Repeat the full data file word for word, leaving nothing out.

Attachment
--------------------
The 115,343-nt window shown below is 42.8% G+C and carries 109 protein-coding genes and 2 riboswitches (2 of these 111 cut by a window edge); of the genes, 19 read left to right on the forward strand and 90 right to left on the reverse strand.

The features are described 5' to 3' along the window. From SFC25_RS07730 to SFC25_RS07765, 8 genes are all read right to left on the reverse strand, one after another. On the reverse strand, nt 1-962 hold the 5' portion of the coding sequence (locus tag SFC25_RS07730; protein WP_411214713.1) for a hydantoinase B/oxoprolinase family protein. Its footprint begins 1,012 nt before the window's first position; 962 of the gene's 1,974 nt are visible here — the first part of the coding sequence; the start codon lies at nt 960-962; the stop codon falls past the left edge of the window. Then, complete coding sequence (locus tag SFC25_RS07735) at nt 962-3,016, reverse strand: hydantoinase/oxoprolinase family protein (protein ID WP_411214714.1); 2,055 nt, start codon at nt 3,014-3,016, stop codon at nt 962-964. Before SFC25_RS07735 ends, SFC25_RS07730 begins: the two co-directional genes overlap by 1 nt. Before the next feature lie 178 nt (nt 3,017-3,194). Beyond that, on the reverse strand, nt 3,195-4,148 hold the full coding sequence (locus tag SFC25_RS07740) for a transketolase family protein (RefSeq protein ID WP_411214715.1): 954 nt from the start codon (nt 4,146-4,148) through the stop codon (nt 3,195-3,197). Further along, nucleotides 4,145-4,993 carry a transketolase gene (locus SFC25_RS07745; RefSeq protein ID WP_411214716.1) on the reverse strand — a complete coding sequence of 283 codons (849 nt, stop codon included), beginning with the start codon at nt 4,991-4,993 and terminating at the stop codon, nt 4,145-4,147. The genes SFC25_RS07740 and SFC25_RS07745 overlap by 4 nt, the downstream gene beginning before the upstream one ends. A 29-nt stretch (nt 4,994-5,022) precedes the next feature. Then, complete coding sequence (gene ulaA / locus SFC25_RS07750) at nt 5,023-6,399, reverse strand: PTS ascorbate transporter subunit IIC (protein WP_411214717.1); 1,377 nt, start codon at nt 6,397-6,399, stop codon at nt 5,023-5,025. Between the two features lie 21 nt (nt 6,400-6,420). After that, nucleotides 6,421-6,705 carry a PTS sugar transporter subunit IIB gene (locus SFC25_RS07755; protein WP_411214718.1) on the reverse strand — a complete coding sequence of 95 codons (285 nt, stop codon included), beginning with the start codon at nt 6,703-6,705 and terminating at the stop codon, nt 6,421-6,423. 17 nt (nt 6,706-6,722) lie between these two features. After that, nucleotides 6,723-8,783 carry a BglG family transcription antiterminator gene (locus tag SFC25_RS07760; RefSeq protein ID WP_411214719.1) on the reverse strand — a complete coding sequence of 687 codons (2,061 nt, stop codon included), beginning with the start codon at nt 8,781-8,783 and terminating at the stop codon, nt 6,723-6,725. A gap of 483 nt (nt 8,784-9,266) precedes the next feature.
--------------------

The 115,343-nt window shown below is 42.8% G+C and carries 109 protein-coding genes and 2 riboswitches (2 of these 111 cut by a window edge); of the genes, 19 read left to right on the forward strand and 90 right to left on the reverse strand.

The features are described 5' to 3' along the window. From SFC25_RS07730 to SFC25_RS07765, 8 genes are all read right to left on the reverse strand, one after another. On the reverse strand, nt 1-962 hold the 5' portion of the coding sequence (locus tag SFC25_RS07730; protein WP_411214713.1) for a hydantoinase B/oxoprolinase family protein. Its footprint begins 1,012 nt before the window's first position; 962 of the gene's 1,974 nt are visible here — the first part of the coding sequence; the start codon lies at nt 960-962; the stop codon falls past the left edge of the window. Then, complete coding sequence (locus tag SFC25_RS07735) at nt 962-3,016, reverse strand: hydantoinase/oxoprolinase family protein (protein ID WP_411214714.1); 2,055 nt, start codon at nt 3,014-3,016, stop codon at nt 962-964. Before SFC25_RS07735 ends, SFC25_RS07730 begins: the two co-directional genes overlap by 1 nt. Before the next feature lie 178 nt (nt 3,017-3,194). Beyond that, on the reverse strand, nt 3,195-4,148 hold the full coding sequence (locus tag SFC25_RS07740) for a transketolase family protein (RefSeq protein ID WP_411214715.1): 954 nt from the start codon (nt 4,146-4,148) through the stop codon (nt 3,195-3,197). Further along, nucleotides 4,145-4,993 carry a transketolase gene (locus SFC25_RS07745; RefSeq protein ID WP_411214716.1) on the reverse strand — a complete coding sequence of 283 codons (849 nt, stop codon included), beginning with the start codon at nt 4,991-4,993 and terminating at the stop codon, nt 4,145-4,147. The genes SFC25_RS07740 and SFC25_RS07745 overlap by 4 nt, the downstream gene beginning before the upstream one ends. A 29-nt stretch (nt 4,994-5,022) precedes the next feature. Then, complete coding sequence (gene ulaA / locus SFC25_RS07750) at nt 5,023-6,399, reverse strand: PTS ascorbate transporter subunit IIC (protein WP_411214717.1); 1,377 nt, start codon at nt 6,397-6,399, stop codon at nt 5,023-5,025. Between the two features lie 21 nt (nt 6,400-6,420). After that, nucleotides 6,421-6,705 carry a PTS sugar transporter subunit IIB gene (locus SFC25_RS07755; protein WP_411214718.1) on the reverse strand — a complete coding sequence of 95 codons (285 nt, stop codon included), beginning with the start codon at nt 6,703-6,705 and terminating at the stop codon, nt 6,421-6,423. 17 nt (nt 6,706-6,722) lie between these two features. After that, nucleotides 6,723-8,783 carry a BglG family transcription antiterminator gene (locus tag SFC25_RS07760; RefSeq protein ID WP_411214719.1) on the reverse strand — a complete coding sequence of 687 codons (2,061 nt, stop codon included), beginning with the start codon at nt 8,781-8,783 and terminating at the stop codon, nt 6,723-6,725. A gap of 483 nt (nt 8,784-9,266) precedes the next feature.